CommunityHamil R. HarrisLifestyle

Winter’s Over! Plans Unveiled for 2021 Cherry Blossom Festival

Delicate Petals' Emergence to be Celebrated in All Eight Wards

As cold, dank winter weather yields to spring, Washingtonians can look forward to the emergence of the soft, delicate petals of the Japanese cherry tree, a local tradition that dates back to 1912 when Japan gave the U.S. hundreds of the beautiful trees with fragile flowers as a gesture of friendship.

The flowering cherry tree, or sakura, has rich meaning in Japanese culture. The trees can be seen throughout the city but for more than a century, the Tidal Basin has been the epicenter of celebration of the flowering cherry blossoms.

Monday afternoon, Diana Mayhew, executive director of the National Cherry Blossom Festival, unveiled plans for the events for 2021 that will take place from March 20 to April 11.

“In keeping with the festival tradition we will unite the city and the region, engaging local businesses and restaurants,” said Mayhew during a virtual press conference. “And we will be in bloom with pink lighting and blossom decor including neighborhood portraits this year.”

Mayhew said while the community will miss the tradition of the parade, a striking and celebratory procession down Constitution Avenue, this year there are plans to present the 2021 festival in innovative and fun ways.

D.C. Deputy Mayor John Falcicchio said he is most excited that the festival will take place “in all eight wards,” of the District despite winter dominated by COVID-19.

The bloom of the cherry blossom is connected to temperature and this year that time is estimated to be between April 2 and April 5.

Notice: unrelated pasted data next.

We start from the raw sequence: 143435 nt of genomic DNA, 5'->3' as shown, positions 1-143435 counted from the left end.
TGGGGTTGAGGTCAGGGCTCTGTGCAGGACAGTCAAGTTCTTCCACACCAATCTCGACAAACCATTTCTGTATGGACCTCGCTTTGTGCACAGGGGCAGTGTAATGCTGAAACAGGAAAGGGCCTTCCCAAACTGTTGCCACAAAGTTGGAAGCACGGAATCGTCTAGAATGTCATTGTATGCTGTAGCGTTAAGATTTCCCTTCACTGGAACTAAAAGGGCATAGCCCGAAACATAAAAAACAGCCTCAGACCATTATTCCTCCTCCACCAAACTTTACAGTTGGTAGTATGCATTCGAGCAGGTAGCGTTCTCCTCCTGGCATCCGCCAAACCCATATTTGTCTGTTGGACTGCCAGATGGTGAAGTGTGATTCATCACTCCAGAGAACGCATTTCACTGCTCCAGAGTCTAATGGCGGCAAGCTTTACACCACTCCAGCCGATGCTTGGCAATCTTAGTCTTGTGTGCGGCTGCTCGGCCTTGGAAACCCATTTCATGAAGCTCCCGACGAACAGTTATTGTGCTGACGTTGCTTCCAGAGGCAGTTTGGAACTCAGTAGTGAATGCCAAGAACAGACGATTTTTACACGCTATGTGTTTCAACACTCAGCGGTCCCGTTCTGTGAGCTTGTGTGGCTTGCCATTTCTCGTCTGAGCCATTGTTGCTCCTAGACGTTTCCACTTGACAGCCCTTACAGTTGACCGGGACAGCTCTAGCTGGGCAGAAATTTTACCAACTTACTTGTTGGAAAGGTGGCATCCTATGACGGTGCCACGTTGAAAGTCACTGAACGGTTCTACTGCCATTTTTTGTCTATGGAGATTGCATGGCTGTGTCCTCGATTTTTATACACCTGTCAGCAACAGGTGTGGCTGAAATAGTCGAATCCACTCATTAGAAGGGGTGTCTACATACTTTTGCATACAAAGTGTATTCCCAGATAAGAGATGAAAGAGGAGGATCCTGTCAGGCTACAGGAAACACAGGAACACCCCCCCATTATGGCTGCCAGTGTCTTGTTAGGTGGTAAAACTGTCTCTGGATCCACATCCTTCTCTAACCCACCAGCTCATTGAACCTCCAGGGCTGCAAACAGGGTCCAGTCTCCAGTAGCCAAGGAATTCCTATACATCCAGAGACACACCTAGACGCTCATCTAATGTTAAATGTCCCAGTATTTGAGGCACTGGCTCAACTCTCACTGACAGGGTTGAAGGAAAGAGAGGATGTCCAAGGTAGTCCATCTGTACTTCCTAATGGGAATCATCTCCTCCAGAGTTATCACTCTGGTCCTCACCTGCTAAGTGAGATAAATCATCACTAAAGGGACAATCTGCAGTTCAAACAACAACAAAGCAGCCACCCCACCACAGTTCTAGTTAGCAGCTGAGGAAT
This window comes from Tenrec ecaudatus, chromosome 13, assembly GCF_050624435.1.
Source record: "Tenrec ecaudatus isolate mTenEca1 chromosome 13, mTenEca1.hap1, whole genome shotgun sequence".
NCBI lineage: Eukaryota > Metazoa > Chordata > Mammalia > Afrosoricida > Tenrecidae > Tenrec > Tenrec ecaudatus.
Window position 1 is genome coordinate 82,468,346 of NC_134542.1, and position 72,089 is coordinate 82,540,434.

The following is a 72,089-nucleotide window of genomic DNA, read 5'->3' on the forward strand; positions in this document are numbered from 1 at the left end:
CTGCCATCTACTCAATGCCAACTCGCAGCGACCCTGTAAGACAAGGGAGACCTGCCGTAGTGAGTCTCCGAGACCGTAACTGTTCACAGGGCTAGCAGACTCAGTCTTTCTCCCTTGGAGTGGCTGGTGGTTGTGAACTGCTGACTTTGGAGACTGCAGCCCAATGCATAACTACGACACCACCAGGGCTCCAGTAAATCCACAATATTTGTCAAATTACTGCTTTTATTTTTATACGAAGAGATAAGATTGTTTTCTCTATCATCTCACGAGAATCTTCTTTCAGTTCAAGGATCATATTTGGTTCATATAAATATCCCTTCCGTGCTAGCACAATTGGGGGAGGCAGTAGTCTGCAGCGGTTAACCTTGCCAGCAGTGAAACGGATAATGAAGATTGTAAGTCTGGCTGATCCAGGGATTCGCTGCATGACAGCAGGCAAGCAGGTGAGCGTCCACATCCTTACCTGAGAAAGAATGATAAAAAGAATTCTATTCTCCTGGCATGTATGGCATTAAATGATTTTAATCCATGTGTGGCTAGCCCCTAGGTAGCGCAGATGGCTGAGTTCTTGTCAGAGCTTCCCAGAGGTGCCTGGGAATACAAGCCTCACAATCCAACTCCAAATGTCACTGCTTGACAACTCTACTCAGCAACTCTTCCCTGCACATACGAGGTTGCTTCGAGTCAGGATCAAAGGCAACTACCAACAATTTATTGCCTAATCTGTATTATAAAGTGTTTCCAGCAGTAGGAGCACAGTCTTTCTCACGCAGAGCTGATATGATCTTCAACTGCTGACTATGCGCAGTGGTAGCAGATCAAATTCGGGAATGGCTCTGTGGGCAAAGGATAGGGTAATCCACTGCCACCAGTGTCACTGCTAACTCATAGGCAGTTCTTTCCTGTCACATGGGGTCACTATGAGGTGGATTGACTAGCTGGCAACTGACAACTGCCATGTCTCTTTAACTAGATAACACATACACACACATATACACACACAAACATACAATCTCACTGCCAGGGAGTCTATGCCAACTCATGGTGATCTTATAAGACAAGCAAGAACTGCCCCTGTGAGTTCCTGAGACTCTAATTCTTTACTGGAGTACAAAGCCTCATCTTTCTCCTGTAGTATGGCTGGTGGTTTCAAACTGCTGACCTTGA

The ceremonial start of the Cherry Blossom Festival will be on March 20 with performers from Japan and the District of Columbia and the co-host will be Kristine Tsuya Yamaguchi (born July 12, 1971) an American former figure skater who was the 1992 Olympic champion and a two-time world champion.

Japanese Ambassador Tomita Koji, who appeared by video, characterized the blossoms as “the symbol of the unshakable friendship between Japan and the United States” and hailed District officials for “keeping the spirit (of the festival) alive despite the pandemic.”

A key feature of the festival is kite flying. March 15 there will be classes on how to make kites and on March 27 and 28 kite-flying is encouraged by festival organizers.

On April 10 and 11 there is to be in all eight wards, a “Petal Procession” cruise.

For more events, go to nationalcherryblossomfestival.org/event/parade.

Hamil R. Harris

Hamil Harris is an award-winning journalist who worked at the Washington Post from 1992 to 2016. During his tenure he wrote hundreds of stories about the people, government and faith communities in the Greater Washington Area. Hamil has chronicled the Million Man March, the Clinton White House, the September 11 attack, the sniper attacks, Hurricane Katrina, the campaign of President Barack Obama and many other people and events. Hamil is currently a multi-platform reporter on the Local Desk of the Washington Post where he writes a range of stories, shoots photos and produces videos for the print and online editions of the Post. In addition, he is often called upon to report on crime, natural disasters and other breaking issues. In 2006 Harris was part of a team of reporters that published the series “Being a Black Man.” He was also the reporter on the video project that accompanied the series that won two Emmy Awards, the Casey Medal and the Peabody Award. Hamil has lectured at Georgetown University, George Washington University, Howard University, the American University, the University of Maryland and the University of the District of Columbia. He also lectures several times a year to interns during their semester in the District as part of their matriculation at the Consortium of Christian Colleges and Universities.

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